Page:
Manageable? That's a joke, only those that don't have HIV, calls it manageable. I will agree it is not the death sentence now as when it first started. Will I die of an OI, because of AIDS? More than likely. I may also die of a heart attack, car crash or anything else. Maybe old age if I'm lucky.

Offline indyguy

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Re: Aids is no longer a ....
« Reply #9 on: November 08, 2007, 07:37:55 AM »
Ok I'm depressed, I think! ;D
Meds doing well so far.

Offline StrongGuy

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Re: Aids is no longer a ....
« Reply #10 on: November 08, 2007, 01:00:39 PM »
Life is a deaths sentence is right...

No matter hwo much people get mad or angry or scream it - people are going to use these terms like managaeable, chronic, death sentence, unmanagaeable, etc.  There will never be consensus - especially as treatement improves and for others it does not and prognosis are very unique for each person. There are plenty of phrases that offended me, but now I don't even think twice. Trying to control language or views when people genuinely believe these things from their perceptions is their right. No one is going to control language IMHO.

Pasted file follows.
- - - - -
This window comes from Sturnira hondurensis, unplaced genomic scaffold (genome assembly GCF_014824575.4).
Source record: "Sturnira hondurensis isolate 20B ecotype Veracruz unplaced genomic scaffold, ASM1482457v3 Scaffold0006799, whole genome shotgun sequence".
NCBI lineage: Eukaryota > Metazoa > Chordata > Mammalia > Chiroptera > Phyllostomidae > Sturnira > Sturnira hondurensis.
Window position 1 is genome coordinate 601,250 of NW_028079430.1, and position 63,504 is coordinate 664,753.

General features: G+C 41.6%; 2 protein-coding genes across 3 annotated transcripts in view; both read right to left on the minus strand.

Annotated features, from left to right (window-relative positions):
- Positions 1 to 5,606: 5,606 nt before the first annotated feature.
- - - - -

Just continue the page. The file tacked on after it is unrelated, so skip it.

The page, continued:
Let everyone eat cake - we're all in this together no matter what!

Peace :)
"Get your medical advice from Doctors or medical professionals who you trust and know your history."

"Beware of the fortune teller doom and gloomers who seek to bring you down and are only looking for company, purpose and validation - not your best physical/mental interests."

"You know you all are saying that this is incurable. When the real thing you should be saying is it's not curable at the present time' because as we know, the great strides we've made in medicine." - Elizabeth Edwards

Offline risred1

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Re: Aids is no longer a ....
« Reply #11 on: November 08, 2007, 03:53:19 PM »
The idea that AIDS is a death sentence combined with the fact that our mortality is guaranteed no matter what the cause, the issue itself that we shouldn't call AIDS or HIV infection a death sentence is a fascinating look into our psyches dealing with the fact that we have a disease that probably will be the reason or contributor to our ultimate demise.